I was having a conversation with a coworker recently who was thinking about having another child, but was afraid of the massive expense that he says comes with raising children. Yes raising children does cost, but I was wondering why he seemed to be so concerned. Some of his opinions came from raising his own daughter, but most of it came from the many statistical reports that suggest that raising children will financially bankrupt a family. According to CNN, it will currently cost a middle class family over $240,000 to raise a child to the age of 18 . Just a few days ago, the Huffington Post reported the same statistical numbers, citing that the majority of the costs were coming from things like housing, food, transportation, and health care . These things sound standard when it comes to what parents generally provide for children and based on the statistical data, I can see why my co-worker would be shaking in his boots. However, me being me, I felt the need to explain why I felt that the statistics were a bit skewed.
Yeah, sure there has been considerable inflation over the last several decades and cultural standards have changed, but does raising children have to be as financially taxing as we are being made to believe? For one, the stats only include the children that are raised in middle-class families. So does that mean that lower income children need less food? Does that mean that those children who are raised inside of gated mansions, never hungry? Concerning housing, if we take a look at the family of yesteryear (or maybe even our own upbringing), was it standard for families to have the a house with enough bedrooms and bathrooms for each individual child as it is more common today? Speaking of transportation, is it necessary for a family to have the most expensive auto loan sitting in their driveway, while saving to purchase their child the latest model car for their first vehicle? When we look at the families of yesteryear, did mom and dad spend buckets of money to support a childhood sport that lasted all year and left their child with very little time to bond with anyone other than the coach? With regards to education, did our ancestors spend top dollar for the best private daycare, primary school, or after-school care program while underestimating the value of education at home? When we take a look at some of these things, it is no wonder that the statistical data looks like it does. Over the last several decades, there has been a rise of needless cultural suggestions given to parents to make them feel worthless as parents unless Little Johnny gets the top notch pair of shoes or Little Suzy gets into that world renowned ballet program. What happened to the day when kids were just happy to get outside to exercise and play their childhood sports with the neighborhood kids? Some of these kids did go on to play for professional teams. What happened to the day when it was OK to buy your children nice yet inexpensive clothing without having to compromise your "social integrity." What happened to the time when one income was the norm and the family of yesteryear (which usually included at least seven children) was able to eat heartily from that one income? Has the inflated standards for raising children caused the stats that we see today?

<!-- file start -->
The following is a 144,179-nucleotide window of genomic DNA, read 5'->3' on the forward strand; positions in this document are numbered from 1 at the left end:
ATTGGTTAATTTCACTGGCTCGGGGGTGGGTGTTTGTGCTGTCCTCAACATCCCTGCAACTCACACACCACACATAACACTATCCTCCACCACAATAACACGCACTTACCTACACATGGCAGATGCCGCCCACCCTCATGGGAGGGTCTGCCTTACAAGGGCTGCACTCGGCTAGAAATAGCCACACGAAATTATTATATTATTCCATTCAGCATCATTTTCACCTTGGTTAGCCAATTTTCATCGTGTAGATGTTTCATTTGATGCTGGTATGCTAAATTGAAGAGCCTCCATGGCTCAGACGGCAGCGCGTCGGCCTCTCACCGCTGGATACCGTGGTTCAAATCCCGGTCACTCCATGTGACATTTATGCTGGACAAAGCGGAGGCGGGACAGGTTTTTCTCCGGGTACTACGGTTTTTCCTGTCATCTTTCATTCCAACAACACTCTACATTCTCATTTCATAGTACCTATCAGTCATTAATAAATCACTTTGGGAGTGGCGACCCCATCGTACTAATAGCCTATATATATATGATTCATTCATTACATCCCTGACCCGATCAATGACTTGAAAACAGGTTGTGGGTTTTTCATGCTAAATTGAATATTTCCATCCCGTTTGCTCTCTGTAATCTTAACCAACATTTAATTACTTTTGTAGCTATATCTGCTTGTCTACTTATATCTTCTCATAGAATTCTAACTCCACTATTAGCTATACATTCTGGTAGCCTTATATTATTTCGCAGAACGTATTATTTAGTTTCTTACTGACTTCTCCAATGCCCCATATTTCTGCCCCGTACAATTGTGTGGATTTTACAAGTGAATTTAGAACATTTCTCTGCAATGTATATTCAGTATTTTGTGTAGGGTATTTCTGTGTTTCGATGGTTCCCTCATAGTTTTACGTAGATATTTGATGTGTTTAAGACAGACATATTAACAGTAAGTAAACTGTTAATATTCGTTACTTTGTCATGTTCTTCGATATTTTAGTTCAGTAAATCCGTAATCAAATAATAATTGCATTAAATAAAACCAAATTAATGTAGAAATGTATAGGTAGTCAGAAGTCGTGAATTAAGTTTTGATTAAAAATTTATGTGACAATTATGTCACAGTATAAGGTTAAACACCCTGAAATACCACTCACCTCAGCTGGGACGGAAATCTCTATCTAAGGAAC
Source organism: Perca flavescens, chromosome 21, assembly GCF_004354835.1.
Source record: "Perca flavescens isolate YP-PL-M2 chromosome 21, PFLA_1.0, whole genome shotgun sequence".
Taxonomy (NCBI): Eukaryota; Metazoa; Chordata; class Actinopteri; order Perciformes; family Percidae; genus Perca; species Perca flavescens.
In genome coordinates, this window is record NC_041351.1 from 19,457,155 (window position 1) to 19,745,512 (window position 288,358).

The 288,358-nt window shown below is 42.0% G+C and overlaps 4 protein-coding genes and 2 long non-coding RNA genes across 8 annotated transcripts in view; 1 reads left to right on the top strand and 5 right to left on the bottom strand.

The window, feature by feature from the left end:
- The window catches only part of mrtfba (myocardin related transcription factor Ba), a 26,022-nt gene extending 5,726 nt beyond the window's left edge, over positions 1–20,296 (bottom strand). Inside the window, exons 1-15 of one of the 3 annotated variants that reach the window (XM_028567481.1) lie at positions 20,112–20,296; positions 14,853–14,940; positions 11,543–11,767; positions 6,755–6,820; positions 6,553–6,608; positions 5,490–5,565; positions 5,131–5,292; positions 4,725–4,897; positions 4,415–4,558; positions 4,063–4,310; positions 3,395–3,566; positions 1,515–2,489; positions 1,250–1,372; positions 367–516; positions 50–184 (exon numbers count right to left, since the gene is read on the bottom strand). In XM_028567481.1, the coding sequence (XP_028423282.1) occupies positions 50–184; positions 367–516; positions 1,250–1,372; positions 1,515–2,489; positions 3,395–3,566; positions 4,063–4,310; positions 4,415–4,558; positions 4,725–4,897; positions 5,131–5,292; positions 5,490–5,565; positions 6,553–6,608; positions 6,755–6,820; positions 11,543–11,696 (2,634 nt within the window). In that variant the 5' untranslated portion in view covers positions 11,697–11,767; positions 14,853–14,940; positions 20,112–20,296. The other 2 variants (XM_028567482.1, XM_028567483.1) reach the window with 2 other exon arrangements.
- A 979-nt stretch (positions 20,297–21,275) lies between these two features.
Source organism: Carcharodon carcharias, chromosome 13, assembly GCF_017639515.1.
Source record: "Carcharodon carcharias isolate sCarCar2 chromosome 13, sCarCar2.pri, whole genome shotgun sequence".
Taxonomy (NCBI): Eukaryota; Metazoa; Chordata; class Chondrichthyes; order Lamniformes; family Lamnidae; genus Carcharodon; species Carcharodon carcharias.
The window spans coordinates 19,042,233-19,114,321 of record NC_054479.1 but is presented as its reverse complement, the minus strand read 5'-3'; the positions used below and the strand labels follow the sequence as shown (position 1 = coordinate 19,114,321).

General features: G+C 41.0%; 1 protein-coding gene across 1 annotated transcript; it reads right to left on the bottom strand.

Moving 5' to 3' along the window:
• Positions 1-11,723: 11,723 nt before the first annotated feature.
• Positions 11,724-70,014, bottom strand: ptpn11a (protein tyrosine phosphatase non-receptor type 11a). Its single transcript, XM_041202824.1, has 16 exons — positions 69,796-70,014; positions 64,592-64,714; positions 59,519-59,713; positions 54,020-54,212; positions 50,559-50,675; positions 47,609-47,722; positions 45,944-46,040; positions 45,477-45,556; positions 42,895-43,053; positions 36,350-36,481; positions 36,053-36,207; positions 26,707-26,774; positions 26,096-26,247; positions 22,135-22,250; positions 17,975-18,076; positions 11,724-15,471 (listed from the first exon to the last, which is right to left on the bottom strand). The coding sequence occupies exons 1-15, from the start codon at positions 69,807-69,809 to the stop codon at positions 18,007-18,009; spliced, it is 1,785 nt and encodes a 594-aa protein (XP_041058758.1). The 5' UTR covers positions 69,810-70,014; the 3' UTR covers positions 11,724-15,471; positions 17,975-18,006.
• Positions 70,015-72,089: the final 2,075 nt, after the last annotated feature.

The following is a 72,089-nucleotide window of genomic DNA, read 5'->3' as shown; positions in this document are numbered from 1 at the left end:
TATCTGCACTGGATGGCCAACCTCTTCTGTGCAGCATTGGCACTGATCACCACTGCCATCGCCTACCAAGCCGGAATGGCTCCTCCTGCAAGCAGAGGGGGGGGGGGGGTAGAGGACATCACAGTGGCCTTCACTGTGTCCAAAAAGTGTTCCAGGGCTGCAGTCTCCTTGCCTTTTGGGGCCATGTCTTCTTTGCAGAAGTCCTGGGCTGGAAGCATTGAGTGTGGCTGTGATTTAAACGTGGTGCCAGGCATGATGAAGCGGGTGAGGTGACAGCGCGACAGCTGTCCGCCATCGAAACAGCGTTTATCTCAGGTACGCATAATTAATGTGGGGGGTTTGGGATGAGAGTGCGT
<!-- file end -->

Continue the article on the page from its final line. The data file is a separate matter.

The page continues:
If we look at what is really needed to raise a child, we can surely say that a lot of the things that parents feel that they have to provide for their child in order for them to have a great life is completely unnecessary. Although being able to take your child on a Disney vacation is nice, does that act show an expression of love to them or is it just a filler for all of the hours that they spend away at the day care? Does giving a child a pair of expensive Jordan shoes show an expression of caring or is it just a cover-up for the lack of time that you spend with them. If parents would just re prioritize (myself included) and really reevaluate what is really necessary to love and raise a child, I would imagine that the $240,000 child-rearing bill would drop drastically.